There is a clear and deliberate use of asides in the first section of Act 5 scene 2 when Hamlet and Horatio are together and then joined by Osric who is a courtier to King Claudius. One of the common things about courtiers is that they serve at the whim of the king or the royal family and therefore are completely at their mercy. They have a very specific role to play and ultimately it is their duty to be clever, witty and sharp, yet always do what will please their lord. The asides between Hamlet and Horatio reveal how the two men are making fun of this courtier for his formal pretensions and his fawning behavior. They are having their own conversation about him right in front of him.
When he first comes Hamlet doesn't appear to recognize him and asks Horatio if he knows the man. Perhaps Hamlet does know him, but is belittling him a bit by acting as though he never gave Osric any thought. This is suggested by Hamlet's next aside when he tells Horatio that it "tis a vice to know him" and goes on to make fun of his connection to Claudius. The rest of the asides aim to make fun of how wordy and witty the courtier is trying to be. They are making fun that he is trying so hard to sound smart that he is actually failing in the endeavor.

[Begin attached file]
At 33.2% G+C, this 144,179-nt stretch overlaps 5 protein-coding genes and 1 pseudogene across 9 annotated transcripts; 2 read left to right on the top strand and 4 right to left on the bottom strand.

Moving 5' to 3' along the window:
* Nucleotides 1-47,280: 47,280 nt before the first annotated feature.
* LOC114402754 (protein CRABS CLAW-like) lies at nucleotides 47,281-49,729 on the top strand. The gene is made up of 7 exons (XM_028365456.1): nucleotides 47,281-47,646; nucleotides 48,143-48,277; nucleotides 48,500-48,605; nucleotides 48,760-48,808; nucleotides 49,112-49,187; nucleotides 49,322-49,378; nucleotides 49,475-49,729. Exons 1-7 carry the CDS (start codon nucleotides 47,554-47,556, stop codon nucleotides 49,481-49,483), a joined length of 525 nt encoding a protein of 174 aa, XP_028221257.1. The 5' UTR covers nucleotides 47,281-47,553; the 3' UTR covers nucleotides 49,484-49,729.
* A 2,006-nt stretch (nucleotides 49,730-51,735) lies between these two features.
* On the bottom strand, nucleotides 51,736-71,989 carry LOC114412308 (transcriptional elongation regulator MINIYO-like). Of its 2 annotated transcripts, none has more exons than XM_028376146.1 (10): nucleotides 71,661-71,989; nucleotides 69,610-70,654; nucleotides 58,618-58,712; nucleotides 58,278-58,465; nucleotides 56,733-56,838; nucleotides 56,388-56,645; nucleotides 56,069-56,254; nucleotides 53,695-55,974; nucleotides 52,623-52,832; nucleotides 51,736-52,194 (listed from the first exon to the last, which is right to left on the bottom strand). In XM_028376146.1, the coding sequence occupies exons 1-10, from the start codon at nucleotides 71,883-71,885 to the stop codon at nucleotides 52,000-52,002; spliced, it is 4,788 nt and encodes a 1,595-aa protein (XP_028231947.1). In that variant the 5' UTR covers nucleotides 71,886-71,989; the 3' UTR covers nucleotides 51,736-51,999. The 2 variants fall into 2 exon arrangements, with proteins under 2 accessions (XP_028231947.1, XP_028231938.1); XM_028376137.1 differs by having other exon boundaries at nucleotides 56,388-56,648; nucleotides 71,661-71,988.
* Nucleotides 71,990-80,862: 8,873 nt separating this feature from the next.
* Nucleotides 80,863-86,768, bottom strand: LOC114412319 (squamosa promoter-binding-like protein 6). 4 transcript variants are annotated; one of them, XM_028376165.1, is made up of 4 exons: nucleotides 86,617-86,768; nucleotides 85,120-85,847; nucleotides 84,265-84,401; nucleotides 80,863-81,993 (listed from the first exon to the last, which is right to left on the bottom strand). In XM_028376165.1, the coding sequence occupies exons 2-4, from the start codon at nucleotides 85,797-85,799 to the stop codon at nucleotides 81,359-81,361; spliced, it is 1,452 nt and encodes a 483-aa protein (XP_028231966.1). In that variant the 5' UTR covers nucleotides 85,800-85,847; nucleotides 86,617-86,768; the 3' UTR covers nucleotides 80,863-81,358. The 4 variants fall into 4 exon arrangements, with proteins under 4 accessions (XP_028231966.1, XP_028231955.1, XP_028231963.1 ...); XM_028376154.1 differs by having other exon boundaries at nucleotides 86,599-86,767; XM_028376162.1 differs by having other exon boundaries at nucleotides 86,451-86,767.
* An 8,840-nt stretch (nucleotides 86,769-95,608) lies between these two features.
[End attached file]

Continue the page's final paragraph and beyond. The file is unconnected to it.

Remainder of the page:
The whole small scene serves as a brief reprieve from the heaviness of the cemetery scene and subsequent conversation and it also provides Hamlet with the fencing challenge from Laertes which leads to the tragic conclusion of the play.